The nineteenth-century history of the city of Calcutta is inseparable from the expansion of one of India’s oldest industries—that of jute, also known as the “golden fiber.” Dipesh Chakrabarty’s (1989) work on jute mills and Leela Fernandes’s (1997) work on the gendered dimensions of mill labor chart the history of the industry in nineteenth-century Bengal by focusing on working and living conditions, organized labor movements, and relations of production. The first jute mill was set up in Rishra in the Hoogly District in 1855. Soon after, other mills popped up on either side of the Hoogly River in the southwestern region of an undivided Bengal. By 1920, close to a hundred mills employing over three million workers were in operation. The use of sandbags during World War I further escalated demands for this commodity. Much of the reason behind jute’s meteoric rise can be credited to mid-nineteenth century tensions between Britain and Russia, which forced jute mills in Scotland to find substitutes for Russian flax. This prompted Scottish industrialists’ decisions to set up production units along the banks of the Hoogly.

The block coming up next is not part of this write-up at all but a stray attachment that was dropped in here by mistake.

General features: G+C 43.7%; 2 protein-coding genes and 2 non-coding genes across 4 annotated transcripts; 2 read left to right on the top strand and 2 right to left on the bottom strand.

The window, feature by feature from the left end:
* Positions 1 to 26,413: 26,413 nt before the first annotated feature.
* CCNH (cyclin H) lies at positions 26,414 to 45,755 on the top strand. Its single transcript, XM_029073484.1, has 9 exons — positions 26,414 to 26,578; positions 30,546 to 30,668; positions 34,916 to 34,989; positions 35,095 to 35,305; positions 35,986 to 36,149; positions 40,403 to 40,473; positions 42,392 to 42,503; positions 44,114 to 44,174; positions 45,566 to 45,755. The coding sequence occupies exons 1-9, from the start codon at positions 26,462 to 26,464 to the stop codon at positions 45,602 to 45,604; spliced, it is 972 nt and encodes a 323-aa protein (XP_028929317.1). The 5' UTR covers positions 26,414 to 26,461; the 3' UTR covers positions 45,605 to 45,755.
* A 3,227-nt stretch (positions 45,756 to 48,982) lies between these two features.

The industry’s rapid growth and expansion was ensured by the mills’ proximity to the thriving port of Calcutta, easy access to jute flax via the Ganges Delta, the growing demand for jute as a tougher alternative to cotton in the packaging and wrapping of goods for overseas markets, and most importantly the availability of cheap and unskilled local labor. Both banks of the river were soon dotted with mills in Bansberia, Halishahar, Kalyani, Naihati, Chandannagore, Kakinara, Shamnagar, Barrakpore, Serampore, Titagarh, Rishra, Agarpara, Bally, Howrah, Shibpur, Budgebudge and Uluberia. The golden fiber contributed 60 percent of India’s foreign exchange in the early 1950s, before increased competition with synthetic substitutes prompted its downfall.